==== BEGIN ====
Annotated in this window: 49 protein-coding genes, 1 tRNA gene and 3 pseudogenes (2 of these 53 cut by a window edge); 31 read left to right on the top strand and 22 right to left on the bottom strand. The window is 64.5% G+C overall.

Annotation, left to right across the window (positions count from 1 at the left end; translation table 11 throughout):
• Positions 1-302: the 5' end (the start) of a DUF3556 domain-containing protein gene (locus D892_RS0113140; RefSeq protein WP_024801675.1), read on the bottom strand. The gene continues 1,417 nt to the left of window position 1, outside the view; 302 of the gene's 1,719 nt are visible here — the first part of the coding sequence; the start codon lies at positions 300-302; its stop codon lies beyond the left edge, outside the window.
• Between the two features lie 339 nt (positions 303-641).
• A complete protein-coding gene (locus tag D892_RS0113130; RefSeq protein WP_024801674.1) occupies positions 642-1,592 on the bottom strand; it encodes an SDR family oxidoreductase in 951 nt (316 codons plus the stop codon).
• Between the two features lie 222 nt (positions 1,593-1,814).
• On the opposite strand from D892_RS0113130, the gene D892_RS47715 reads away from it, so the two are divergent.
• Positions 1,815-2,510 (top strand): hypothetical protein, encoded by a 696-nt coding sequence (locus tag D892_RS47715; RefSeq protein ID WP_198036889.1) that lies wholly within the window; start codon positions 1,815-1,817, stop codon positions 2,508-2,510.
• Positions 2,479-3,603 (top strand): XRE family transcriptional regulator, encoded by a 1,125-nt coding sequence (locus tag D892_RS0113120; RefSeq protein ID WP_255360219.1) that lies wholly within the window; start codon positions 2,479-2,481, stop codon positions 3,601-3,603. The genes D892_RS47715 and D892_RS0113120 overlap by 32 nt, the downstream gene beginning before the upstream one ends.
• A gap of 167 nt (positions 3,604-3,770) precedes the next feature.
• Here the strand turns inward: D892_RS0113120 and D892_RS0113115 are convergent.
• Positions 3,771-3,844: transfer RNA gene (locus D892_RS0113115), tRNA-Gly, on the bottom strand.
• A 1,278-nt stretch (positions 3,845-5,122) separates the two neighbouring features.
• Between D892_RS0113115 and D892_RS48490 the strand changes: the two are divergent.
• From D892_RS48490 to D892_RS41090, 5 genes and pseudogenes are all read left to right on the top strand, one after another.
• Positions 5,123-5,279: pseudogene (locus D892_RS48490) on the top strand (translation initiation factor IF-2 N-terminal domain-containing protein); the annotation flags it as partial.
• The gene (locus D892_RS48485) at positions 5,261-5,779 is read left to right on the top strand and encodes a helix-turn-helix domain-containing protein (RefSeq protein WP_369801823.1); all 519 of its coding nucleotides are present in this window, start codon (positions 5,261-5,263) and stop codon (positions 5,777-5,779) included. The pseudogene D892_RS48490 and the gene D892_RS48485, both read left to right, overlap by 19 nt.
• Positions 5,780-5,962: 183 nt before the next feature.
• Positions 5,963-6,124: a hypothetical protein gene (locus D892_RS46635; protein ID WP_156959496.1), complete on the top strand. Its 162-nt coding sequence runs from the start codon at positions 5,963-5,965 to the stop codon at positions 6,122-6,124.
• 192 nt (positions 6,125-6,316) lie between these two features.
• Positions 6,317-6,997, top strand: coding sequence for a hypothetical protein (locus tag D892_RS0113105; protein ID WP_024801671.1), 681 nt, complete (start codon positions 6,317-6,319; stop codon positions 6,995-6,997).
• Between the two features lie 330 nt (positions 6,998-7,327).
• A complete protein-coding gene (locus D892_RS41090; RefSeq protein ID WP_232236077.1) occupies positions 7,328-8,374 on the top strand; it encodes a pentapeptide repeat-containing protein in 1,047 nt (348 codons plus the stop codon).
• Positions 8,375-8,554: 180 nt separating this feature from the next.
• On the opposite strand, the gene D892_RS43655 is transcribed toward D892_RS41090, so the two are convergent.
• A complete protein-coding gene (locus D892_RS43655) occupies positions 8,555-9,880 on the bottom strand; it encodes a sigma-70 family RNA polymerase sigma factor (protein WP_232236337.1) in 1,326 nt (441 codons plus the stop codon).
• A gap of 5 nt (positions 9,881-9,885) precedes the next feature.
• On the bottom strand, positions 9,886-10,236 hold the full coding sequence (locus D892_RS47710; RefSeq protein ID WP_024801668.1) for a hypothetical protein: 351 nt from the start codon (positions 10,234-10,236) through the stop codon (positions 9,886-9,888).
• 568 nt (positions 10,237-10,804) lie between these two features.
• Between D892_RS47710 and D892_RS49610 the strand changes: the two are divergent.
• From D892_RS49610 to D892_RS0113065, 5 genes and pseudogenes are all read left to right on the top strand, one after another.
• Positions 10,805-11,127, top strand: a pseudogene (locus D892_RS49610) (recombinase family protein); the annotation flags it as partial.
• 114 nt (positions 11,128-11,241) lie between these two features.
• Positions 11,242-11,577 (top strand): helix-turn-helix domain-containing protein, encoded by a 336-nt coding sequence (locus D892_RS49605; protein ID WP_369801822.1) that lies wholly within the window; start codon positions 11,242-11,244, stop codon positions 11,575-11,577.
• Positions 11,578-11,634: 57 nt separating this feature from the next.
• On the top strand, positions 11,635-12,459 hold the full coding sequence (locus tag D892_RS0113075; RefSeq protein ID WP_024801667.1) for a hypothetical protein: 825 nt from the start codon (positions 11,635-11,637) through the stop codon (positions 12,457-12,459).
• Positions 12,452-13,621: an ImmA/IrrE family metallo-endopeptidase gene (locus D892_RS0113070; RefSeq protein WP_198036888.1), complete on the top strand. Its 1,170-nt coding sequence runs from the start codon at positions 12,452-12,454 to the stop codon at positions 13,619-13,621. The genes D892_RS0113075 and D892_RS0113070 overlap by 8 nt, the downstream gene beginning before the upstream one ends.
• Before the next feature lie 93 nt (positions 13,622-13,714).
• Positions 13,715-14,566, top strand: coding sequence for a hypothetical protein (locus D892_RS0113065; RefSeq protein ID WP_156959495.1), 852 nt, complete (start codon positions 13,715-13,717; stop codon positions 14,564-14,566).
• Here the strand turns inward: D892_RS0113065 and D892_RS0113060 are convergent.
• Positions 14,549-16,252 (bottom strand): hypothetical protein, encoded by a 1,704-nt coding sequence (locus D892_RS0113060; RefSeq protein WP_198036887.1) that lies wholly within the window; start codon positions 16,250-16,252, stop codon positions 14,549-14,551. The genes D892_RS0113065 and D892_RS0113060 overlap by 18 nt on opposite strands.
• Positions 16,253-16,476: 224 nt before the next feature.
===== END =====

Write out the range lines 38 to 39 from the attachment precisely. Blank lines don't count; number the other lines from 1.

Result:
• Before the next feature lie 93 nt (positions 13,622-13,714).
• Positions 13,715-14,566, top strand: coding sequence for a hypothetical protein (locus D892_RS0113065; RefSeq protein ID WP_156959495.1), 852 nt, complete (start codon positions 13,715-13,717; stop codon positions 14,564-14,566).